Wolverhampton’s Andy Owen wants to swap the frontline for ring time as he lobbies the fight world for his pro debut writes Craig Birch.
NHS worker Owen, who is managed by BCB Promotions, has shed over four-and-a-half stone in the past 12 months, having trimmed down to 12st 4lbs through a rigorous exercise regime.
But, at the age of 33, time might be against the married father-of-two, with pro shows still only being staged behind-closed-doors due to the pandemic.
That means only televised offerings are commercially viable to take place with Eddie Hearn, Frank Warren, Mick Hennessy and MTK Global taking up the bulk of the slots.
A baptism of fire on his pro bow doesn’t faze Owen, who is used to performing under pressure through his role with the NHS, which is based at New Cross Hospital.
He’s employed as an associate practitioner in the MicroBiology department, having joined the health service 14 years ago as a medical laboratory assistant.
Ensuring a swift turnaround of Coronavirus test samples has proved an important task, serving not only New Cross but neighbouring hospitals and GP practices.
Owen, who lives in Perton but is originally from New Invention, has long combined his profession and pastimes to great effect.
He was a kickboxer, before playing football in the academy at Worcester City FC as a teenager. He didn’t take up boxing until he was 24.
He’s competed at amateur level on six occasions, with five wins, representing Wolverhampton Boxing Club under the tutelage of ex-pro Richie Carter.
Owen trains Carter’s stable of fighters, but will have his mentor in the corner when he steps through the ropes into a pro ring.
Opportunity now needs to knock so Owen can get his big boxing break, with the full support of his NHS colleagues who have performed so admirably against the odds.
He said: “It’s been a challenging time, for anyone involved with the NHS. For me, the past year has been massively harder than the 13 before that!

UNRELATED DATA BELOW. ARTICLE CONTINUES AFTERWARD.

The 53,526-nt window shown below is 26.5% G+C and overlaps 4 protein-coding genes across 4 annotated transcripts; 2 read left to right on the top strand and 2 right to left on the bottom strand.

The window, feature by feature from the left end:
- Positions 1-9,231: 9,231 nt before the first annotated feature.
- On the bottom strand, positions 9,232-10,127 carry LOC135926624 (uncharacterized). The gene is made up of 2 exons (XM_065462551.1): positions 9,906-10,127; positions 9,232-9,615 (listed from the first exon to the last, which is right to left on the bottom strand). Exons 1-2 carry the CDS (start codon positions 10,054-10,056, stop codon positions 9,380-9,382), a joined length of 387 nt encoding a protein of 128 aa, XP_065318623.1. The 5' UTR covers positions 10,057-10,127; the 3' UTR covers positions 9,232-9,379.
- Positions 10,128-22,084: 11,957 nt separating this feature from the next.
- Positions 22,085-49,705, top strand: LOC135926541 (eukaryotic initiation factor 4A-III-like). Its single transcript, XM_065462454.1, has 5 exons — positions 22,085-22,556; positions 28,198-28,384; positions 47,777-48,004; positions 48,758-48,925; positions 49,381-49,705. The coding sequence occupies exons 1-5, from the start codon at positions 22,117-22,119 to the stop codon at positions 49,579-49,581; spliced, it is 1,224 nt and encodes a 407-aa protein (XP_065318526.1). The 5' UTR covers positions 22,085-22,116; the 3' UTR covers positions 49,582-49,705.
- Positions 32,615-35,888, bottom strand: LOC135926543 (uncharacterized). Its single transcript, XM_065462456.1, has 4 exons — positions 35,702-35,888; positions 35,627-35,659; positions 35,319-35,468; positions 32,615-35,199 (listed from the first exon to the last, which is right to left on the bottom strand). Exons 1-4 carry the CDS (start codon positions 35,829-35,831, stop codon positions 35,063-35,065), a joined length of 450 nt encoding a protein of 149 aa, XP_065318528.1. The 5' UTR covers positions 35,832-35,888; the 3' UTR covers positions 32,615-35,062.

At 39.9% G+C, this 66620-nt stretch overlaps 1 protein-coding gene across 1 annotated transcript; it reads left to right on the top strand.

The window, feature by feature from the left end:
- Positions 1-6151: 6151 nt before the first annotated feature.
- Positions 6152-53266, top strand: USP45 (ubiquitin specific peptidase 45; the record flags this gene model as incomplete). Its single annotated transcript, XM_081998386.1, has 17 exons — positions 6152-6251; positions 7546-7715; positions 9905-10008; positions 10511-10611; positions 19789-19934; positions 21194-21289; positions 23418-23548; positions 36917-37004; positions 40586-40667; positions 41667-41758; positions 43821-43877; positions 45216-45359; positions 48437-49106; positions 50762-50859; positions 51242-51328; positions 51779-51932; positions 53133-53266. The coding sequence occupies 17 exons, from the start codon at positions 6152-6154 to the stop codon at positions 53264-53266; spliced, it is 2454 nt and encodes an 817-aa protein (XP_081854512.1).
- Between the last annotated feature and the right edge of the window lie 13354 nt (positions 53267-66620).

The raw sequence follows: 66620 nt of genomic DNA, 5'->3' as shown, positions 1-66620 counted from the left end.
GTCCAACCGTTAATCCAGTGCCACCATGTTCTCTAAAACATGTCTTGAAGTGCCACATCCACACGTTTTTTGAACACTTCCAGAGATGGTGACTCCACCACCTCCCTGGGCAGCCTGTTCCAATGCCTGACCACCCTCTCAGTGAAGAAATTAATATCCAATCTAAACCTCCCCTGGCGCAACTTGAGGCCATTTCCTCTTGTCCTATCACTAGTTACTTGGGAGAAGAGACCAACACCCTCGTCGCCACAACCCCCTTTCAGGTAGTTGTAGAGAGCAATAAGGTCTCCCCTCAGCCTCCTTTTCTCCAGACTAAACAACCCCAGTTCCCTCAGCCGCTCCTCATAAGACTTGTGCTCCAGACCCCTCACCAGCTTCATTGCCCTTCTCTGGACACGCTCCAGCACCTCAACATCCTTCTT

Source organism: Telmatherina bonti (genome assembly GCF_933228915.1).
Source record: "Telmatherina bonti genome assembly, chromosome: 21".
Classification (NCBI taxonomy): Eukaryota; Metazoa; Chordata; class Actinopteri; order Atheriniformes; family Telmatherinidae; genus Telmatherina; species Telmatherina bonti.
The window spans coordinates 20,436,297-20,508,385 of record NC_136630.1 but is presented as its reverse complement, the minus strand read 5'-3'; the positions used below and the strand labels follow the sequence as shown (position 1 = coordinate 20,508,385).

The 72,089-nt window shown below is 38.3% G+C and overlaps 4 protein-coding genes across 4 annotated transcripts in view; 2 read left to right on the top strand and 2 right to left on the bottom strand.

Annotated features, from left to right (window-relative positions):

“I think we’re the forgotten frontline workers, in some respects, but you can imagine how busy it’s been as a main hub for Coronavirus testing.
“Because I’m on the frontline, I’ve been vaccinated and it’s great to see that there’s that light at the end of the tunnel. Hopefully, the worst of the pandemic is over.
“It’s been a massive effort, from us all in the NHS, to get here and I’ve seen, first-hand, how everyone has pulled together. We’ve all played our part.
“At the start of the first lockdown, I was 17st and just concentrating on coaching, when it came to boxing. I only started running again as stress relief from work.
“I was doing 12-hour shifts, at the start of the pandemic, but I got myself into a routine where I would run every day, no matter what time it may be. The weight just started dropping off.
“I’d always toyed with the idea of becoming a pro boxer and, as I was getting fitter and fitter, it just seemed more and more like I’d be able to do it. I haven’t been this light since I was 18.
“I’ve been granted a pro licence and I was already qualified to be a second (cornerman). Richie (Carter) will be taking me in when I fight. His experience is a big advantage for us.
“I’ve not always been able to train in the gym, due to the restrictions, but we are allowed to, at the moment, as we’re considered to be professional athletes.
“I can’t be hanging around to make my debut, at my age, and I’m in a situation where I need to get on one of these TV shows. I just need that chance, to get my pro career started.
“I think I could cause a few shocks, in the pro game. I’m an aggressive fighter, who likes to come forward and throw a lot of punches, so I’m good to watch.
“I just want to get the ball rolling and see where it lands. Nothing fazes me, about boxing, so I’m certainly not scared of a test. They (the matchmakers) know where I am.”